Naval Songs & Ballads - online book

3 Centuries Of Naval History In Shanties & Sea Songs With Lyrics & Notes

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Guerriere by the Constitution on August 19, 1812, was the subject of an American song subsequently reprinted as a broadside in London (p. 309). The capture of the Chesapeake by the Shannon in June 1, 1813, was the subject of three English ballads, two of which are here reprinted (p. 311). The metre of the best known is the same as that of the song on the Constitution and Guerriere, and one was-evidently intended as an answer to the other, though it appears uncertain which was published first. The last of the series narrates the capture of the President on January 15, 1815, and is called The Endymioris Triumph. It just mentions the existence of the rest of the squadron, but does not attribute any part in the result of the fight to the Pomone or the Tenedos (p. 313).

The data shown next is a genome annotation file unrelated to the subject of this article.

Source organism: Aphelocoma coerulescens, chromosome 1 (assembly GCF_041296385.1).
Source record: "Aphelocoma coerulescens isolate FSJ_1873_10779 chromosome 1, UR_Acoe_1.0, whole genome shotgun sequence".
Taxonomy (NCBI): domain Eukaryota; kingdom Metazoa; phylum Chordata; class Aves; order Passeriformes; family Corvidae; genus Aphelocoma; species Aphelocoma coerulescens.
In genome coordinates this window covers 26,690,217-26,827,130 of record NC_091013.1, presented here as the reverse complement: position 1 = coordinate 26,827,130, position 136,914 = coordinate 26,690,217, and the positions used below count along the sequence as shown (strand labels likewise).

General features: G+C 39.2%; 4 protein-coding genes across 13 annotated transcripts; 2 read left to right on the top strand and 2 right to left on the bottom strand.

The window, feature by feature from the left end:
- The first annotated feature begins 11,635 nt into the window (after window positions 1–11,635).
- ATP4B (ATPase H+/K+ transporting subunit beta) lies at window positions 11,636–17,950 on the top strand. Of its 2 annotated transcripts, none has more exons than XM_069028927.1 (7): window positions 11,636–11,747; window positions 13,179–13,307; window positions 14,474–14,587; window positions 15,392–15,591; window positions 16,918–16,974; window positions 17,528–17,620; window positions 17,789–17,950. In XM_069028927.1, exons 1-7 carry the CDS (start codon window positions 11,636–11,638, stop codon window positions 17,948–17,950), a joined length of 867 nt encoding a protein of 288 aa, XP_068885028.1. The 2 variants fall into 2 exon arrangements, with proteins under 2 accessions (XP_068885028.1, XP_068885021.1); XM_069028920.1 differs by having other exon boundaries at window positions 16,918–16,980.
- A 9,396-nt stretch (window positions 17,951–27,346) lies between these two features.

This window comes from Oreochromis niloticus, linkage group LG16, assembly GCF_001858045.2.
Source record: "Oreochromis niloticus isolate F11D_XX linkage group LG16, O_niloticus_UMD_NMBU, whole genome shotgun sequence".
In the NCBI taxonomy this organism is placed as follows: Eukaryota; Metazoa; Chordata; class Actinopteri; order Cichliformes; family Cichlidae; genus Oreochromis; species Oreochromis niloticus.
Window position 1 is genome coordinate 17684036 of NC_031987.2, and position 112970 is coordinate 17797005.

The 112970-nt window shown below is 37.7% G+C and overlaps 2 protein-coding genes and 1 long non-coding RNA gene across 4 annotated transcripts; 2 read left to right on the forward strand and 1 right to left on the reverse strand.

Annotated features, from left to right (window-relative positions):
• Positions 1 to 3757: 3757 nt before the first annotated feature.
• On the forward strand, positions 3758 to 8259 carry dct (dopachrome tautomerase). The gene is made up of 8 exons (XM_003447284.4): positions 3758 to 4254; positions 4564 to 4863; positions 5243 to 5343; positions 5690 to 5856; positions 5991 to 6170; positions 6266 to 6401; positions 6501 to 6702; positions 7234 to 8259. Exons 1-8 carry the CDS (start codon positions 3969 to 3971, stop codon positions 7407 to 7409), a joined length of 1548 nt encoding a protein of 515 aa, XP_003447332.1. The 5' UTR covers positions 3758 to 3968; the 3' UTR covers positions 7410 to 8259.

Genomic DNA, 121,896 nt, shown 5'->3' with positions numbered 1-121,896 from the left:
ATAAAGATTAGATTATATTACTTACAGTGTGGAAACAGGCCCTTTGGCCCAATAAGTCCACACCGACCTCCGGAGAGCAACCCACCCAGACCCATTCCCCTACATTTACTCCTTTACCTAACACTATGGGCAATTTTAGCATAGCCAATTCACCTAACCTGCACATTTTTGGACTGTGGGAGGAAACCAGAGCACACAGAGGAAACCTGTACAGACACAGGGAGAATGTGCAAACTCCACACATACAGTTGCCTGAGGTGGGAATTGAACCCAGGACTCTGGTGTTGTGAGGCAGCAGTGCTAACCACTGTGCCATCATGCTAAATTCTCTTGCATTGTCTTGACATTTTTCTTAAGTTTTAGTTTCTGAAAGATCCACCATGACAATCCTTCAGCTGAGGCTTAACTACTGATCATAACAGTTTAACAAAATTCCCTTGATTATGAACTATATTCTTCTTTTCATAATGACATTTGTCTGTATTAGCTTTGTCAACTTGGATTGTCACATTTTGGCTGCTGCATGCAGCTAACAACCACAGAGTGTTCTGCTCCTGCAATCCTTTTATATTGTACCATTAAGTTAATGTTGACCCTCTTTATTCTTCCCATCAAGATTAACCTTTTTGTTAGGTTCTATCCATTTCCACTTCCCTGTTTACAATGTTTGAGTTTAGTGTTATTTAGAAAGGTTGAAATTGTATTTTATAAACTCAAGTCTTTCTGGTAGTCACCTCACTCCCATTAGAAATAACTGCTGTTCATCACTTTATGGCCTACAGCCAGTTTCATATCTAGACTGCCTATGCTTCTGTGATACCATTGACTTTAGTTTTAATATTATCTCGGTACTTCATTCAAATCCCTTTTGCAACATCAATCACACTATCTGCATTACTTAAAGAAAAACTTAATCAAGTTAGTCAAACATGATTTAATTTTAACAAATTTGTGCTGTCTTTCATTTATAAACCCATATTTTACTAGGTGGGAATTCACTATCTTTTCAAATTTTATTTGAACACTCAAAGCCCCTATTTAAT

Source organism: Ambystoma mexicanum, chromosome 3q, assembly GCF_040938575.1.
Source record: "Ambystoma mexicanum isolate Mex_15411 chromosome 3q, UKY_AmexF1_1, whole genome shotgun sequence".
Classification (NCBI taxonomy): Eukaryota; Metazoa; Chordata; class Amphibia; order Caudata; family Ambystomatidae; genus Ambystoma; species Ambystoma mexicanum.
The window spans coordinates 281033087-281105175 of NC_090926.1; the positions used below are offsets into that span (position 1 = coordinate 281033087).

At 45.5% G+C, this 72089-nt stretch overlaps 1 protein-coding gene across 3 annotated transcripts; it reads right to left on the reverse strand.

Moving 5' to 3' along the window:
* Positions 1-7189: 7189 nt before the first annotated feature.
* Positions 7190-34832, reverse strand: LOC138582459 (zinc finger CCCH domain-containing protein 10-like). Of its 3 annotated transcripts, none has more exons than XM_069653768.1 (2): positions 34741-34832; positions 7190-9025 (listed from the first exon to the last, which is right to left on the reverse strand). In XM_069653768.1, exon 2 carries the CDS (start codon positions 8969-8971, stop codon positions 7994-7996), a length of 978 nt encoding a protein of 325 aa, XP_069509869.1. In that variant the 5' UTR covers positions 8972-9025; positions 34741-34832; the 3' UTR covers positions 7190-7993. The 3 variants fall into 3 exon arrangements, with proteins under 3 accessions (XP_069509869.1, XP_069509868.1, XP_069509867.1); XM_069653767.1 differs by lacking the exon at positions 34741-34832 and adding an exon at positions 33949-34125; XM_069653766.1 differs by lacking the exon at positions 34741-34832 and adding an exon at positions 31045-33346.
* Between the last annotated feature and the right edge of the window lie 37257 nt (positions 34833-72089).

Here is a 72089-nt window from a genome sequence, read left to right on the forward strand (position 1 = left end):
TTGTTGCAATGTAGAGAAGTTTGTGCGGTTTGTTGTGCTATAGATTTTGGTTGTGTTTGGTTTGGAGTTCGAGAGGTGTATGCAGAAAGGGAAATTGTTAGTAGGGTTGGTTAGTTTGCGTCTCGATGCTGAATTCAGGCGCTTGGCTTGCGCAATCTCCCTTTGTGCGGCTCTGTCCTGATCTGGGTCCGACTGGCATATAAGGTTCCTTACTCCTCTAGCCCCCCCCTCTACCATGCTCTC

Peace was not wholly welcome either to the younger officers or to some of the sailors. In 1815, as in 1763 there were some who openly expressed their regret. One example is a parody of Dibdin, entitled The Midshipman s Lamentation. It begins ' What is it to you if my eye I am piping ?' If the peace is a fact he trembles to think what his next station will be :
' Four years of my time I've served and better,
But what's that to me ? Why, it's not worth a groat.
Besides, to the purser I am a great debtor— I have not yet paid for my cockt hat and coat.'
No resource will be left him except to turn shoe­black :
' How oft in the cabin I've studied navigation Out of a book writ by John Hamilton Moore,
But now I'm afraid I shall soon take my station With my brushes and black ball close to my door.' {Madden Collection, Cambridge.)